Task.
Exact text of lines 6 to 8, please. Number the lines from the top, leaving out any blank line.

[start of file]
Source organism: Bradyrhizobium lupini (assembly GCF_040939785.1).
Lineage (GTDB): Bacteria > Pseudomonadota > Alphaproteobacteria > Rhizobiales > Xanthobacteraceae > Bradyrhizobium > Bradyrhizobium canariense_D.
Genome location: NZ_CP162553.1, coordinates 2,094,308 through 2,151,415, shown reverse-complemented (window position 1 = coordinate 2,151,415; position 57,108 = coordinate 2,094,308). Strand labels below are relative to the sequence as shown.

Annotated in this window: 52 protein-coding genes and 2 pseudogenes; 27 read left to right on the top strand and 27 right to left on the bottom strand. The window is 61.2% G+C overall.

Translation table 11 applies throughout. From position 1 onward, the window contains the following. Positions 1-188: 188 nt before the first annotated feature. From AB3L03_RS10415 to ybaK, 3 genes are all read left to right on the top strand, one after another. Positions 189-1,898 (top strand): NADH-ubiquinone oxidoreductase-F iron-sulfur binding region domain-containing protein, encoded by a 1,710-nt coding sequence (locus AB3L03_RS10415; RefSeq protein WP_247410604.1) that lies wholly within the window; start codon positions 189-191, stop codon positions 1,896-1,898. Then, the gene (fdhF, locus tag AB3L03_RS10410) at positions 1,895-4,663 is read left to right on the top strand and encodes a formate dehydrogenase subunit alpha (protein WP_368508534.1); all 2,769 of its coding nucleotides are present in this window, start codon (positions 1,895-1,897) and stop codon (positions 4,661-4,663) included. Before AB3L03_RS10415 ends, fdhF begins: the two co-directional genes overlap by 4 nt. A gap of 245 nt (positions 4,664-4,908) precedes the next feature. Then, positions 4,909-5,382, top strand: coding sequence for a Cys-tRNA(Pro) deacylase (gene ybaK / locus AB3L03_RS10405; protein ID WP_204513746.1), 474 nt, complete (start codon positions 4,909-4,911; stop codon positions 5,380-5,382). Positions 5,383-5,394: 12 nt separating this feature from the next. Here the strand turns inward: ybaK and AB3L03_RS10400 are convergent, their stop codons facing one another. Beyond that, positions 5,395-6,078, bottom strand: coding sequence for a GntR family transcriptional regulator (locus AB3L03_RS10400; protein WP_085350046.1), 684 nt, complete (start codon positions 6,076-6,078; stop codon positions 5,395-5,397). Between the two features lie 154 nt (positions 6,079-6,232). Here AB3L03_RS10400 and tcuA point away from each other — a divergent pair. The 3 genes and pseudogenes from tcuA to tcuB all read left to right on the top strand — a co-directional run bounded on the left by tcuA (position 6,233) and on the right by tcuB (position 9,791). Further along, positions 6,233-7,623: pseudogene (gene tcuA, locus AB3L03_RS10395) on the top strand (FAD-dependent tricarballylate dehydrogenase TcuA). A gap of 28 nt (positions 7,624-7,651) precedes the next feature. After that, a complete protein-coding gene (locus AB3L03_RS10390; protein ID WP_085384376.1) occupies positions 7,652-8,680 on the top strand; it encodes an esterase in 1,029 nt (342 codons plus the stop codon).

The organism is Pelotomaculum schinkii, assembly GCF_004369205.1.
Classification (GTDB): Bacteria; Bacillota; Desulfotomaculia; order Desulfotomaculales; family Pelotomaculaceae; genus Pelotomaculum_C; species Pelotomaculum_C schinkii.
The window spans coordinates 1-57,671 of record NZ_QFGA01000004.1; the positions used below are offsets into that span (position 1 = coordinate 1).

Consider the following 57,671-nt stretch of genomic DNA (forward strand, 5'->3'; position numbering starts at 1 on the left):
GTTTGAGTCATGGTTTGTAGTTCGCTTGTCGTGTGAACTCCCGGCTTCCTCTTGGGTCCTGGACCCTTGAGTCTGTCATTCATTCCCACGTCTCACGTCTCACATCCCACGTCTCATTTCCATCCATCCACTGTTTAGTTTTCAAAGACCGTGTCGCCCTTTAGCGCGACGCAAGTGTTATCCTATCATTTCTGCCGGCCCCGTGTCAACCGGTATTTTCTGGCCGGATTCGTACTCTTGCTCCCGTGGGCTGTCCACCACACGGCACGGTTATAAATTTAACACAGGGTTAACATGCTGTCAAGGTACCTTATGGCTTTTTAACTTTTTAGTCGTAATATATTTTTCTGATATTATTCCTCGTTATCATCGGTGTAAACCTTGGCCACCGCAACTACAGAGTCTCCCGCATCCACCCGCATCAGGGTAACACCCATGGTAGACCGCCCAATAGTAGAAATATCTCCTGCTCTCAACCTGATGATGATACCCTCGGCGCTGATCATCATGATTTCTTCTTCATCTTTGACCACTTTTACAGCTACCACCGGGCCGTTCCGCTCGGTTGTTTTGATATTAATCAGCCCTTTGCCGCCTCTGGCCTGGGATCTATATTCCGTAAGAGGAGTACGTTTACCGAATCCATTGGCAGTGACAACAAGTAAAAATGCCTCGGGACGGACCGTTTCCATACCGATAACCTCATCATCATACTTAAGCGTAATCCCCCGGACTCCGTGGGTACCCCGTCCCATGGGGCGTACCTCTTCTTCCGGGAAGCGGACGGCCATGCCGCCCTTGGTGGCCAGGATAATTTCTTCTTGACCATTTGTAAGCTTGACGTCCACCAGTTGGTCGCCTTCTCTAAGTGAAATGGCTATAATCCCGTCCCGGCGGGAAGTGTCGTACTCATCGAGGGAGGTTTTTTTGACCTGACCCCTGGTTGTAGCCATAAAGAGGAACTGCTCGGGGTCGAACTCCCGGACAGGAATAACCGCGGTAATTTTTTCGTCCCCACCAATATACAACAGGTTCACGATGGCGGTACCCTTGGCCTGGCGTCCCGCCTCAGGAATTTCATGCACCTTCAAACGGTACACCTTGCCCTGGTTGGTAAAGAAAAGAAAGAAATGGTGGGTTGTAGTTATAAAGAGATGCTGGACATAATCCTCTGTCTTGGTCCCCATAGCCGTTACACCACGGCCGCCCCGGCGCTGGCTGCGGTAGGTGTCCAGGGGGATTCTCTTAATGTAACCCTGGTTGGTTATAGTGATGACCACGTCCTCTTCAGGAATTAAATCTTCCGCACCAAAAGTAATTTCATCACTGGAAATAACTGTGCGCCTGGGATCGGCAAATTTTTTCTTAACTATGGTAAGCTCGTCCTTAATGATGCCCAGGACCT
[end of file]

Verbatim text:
The organism is Pelotomaculum schinkii, assembly GCF_004369205.1.
Classification (GTDB): Bacteria; Bacillota; Desulfotomaculia; order Desulfotomaculales; family Pelotomaculaceae; genus Pelotomaculum_C; species Pelotomaculum_C schinkii.
The window spans coordinates 1-57,671 of record NZ_QFGA01000004.1; the positions used below are offsets into that span (position 1 = coordinate 1).